John Ruskin, the pre-eminent art critic in Victorian England, wrote that painters should get out of their studios and into their subjects, so to speak, “rejecting nothing, selecting nothing and scorning nothing.” That meant painting every detail of rocks and anything else before the painters' easels, as Ruskin attempted in his famous watercolor, Fragments of the Alps (above).
    He mightily influenced such artists (and poets and other critics) as Dante Gabriel Rossetti and John Everett Millais in his native England, where they became known as the Pre-Raphaelites. That meant rejecting the “mannerist” approach of artists who had followed Raphael and Michelangelo, in other words reject academic perfection and get real. 
(Mon Brave by William John Hennessy)

    A whole raft of American painters followed. Now the National Gallery of Art in Washington, DC, has brought many of them together in a small but exquisite exhibition called Radical Realists. It opened at roughly the same time the gallery launched its sumptuous exhibition of the works of Tintoretto, which sucks a lot of oxygen out of building, but in fact Radical Realists provides the ideal respite from Tintoretto’s exuberant genius.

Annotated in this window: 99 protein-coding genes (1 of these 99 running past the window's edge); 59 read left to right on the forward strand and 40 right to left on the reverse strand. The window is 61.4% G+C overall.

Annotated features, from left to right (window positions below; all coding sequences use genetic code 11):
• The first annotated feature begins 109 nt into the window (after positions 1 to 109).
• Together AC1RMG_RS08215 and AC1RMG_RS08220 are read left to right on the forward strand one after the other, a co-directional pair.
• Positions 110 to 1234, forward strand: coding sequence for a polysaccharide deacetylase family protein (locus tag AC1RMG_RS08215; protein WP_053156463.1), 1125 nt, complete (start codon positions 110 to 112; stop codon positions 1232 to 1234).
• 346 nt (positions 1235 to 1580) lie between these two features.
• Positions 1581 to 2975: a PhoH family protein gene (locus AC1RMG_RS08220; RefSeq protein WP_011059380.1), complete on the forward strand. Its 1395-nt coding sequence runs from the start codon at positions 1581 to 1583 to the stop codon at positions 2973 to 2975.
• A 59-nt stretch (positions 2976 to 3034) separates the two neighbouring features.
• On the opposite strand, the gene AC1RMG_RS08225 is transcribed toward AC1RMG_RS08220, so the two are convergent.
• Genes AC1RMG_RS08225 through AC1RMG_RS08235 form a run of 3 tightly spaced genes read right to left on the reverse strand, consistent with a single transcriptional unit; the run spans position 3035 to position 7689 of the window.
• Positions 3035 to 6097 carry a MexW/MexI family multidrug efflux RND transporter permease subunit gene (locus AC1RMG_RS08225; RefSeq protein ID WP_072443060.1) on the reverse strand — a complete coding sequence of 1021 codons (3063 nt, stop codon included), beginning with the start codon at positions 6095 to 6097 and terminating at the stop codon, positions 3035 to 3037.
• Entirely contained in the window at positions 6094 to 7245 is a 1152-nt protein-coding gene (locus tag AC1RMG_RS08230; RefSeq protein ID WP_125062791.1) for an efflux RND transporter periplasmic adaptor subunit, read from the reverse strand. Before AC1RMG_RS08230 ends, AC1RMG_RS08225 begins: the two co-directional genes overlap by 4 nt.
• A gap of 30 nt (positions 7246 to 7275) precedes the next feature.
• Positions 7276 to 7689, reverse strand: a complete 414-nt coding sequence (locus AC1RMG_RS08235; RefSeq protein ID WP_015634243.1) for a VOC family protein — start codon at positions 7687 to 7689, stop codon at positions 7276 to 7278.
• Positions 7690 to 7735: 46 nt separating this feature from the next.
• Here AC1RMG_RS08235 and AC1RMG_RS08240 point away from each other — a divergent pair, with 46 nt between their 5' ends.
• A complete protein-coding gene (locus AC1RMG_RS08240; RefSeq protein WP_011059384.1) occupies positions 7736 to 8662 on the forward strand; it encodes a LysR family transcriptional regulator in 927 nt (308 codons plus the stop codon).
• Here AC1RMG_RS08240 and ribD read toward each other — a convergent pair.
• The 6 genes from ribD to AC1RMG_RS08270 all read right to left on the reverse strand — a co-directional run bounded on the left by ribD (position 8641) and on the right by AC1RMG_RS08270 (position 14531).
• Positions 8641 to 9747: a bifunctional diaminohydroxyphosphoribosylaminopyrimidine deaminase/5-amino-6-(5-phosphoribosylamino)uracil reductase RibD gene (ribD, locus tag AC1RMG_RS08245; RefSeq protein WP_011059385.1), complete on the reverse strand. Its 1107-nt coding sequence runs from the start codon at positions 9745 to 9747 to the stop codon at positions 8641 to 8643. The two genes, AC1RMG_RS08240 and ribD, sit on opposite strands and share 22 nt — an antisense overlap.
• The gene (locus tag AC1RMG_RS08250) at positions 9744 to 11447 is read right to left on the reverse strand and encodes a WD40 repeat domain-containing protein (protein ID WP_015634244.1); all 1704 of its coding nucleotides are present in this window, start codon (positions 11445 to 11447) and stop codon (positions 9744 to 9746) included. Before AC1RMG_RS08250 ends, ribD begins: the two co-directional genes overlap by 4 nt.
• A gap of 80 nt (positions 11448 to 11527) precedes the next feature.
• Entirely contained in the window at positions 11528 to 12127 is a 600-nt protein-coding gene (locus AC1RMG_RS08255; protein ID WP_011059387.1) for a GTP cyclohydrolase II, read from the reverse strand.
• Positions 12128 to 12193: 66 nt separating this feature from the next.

American Pre-Rapaelites were also staunch supporters of the Union during the Civil War, and committed Abolitionists. Ironically they, like their British counterparts, often portrayed beautiful (clothed) women in great detail and in a manner sometimes suggesting the Middle Ages, as opposed to the Victorian. Colors are sumptuous and the guises tinged with tragedy, but all fascinate and can demonstrate to all plein air painters today that beauty and inspiration reside in detail as well impression.                                              

(A Study of Trap Rock by John Henry Hill)
    If you’re not in DC your can buy the excellent catalogue, The American Pre-Raphaelites online at: